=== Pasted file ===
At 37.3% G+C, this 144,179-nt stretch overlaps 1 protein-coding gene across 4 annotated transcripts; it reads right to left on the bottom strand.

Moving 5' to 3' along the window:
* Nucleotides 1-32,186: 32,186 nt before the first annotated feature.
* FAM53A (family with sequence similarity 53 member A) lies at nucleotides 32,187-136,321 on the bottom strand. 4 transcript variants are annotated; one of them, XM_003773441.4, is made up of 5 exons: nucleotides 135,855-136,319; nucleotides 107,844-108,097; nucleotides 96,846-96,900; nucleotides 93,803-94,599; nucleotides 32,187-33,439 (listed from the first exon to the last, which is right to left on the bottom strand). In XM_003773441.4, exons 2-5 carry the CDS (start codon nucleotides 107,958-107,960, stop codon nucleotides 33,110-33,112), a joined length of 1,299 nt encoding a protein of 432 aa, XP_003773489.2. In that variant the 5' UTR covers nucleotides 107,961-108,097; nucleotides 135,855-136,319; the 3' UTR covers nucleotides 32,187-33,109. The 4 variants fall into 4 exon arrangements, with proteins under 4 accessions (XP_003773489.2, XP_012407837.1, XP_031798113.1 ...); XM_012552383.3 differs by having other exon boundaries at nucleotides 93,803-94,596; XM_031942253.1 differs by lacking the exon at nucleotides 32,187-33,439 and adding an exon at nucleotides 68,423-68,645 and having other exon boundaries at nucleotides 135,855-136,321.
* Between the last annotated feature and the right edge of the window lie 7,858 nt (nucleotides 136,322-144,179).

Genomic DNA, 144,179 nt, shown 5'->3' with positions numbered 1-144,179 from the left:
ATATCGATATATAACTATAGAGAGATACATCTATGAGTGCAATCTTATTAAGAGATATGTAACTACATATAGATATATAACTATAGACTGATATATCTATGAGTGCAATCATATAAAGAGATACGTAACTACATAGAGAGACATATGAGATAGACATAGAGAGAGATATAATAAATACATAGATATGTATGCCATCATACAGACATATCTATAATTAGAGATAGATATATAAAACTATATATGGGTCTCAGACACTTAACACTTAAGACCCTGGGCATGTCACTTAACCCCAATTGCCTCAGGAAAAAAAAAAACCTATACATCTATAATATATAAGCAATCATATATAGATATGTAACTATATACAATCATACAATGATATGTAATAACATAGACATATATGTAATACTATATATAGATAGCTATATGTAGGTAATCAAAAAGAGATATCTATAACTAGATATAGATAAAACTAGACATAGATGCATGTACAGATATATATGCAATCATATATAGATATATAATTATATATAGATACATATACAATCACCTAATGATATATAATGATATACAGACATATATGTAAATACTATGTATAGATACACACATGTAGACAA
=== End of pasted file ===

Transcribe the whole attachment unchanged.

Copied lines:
At 37.3% G+C, this 144,179-nt stretch overlaps 1 protein-coding gene across 4 annotated transcripts; it reads right to left on the bottom strand.

Moving 5' to 3' along the window:
* Nucleotides 1-32,186: 32,186 nt before the first annotated feature.
* FAM53A (family with sequence similarity 53 member A) lies at nucleotides 32,187-136,321 on the bottom strand. 4 transcript variants are annotated; one of them, XM_003773441.4, is made up of 5 exons: nucleotides 135,855-136,319; nucleotides 107,844-108,097; nucleotides 96,846-96,900; nucleotides 93,803-94,599; nucleotides 32,187-33,439 (listed from the first exon to the last, which is right to left on the bottom strand). In XM_003773441.4, exons 2-5 carry the CDS (start codon nucleotides 107,958-107,960, stop codon nucleotides 33,110-33,112), a joined length of 1,299 nt encoding a protein of 432 aa, XP_003773489.2. In that variant the 5' UTR covers nucleotides 107,961-108,097; nucleotides 135,855-136,319; the 3' UTR covers nucleotides 32,187-33,109. The 4 variants fall into 4 exon arrangements, with proteins under 4 accessions (XP_003773489.2, XP_012407837.1, XP_031798113.1 ...); XM_012552383.3 differs by having other exon boundaries at nucleotides 93,803-94,596; XM_031942253.1 differs by lacking the exon at nucleotides 32,187-33,439 and adding an exon at nucleotides 68,423-68,645 and having other exon boundaries at nucleotides 135,855-136,321.
* Between the last annotated feature and the right edge of the window lie 7,858 nt (nucleotides 136,322-144,179).

Genomic DNA, 144,179 nt, shown 5'->3' with positions numbered 1-144,179 from the left:
ATATCGATATATAACTATAGAGAGATACATCTATGAGTGCAATCTTATTAAGAGATATGTAACTACATATAGATATATAACTATAGACTGATATATCTATGAGTGCAATCATATAAAGAGATACGTAACTACATAGAGAGACATATGAGATAGACATAGAGAGAGATATAATAAATACATAGATATGTATGCCATCATACAGACATATCTATAATTAGAGATAGATATATAAAACTATATATGGGTCTCAGACACTTAACACTTAAGACCCTGGGCATGTCACTTAACCCCAATTGCCTCAGGAAAAAAAAAAACCTATACATCTATAATATATAAGCAATCATATATAGATATGTAACTATATACAATCATACAATGATATGTAATAACATAGACATATATGTAATACTATATATAGATAGCTATATGTAGGTAATCAAAAAGAGATATCTATAACTAGATATAGATAAAACTAGACATAGATGCATGTACAGATATATATGCAATCATATATAGATATATAATTATATATAGATACATATACAATCACCTAATGATATATAATGATATACAGACATATATGTAAATACTATGTATAGATACACACATGTAGACAA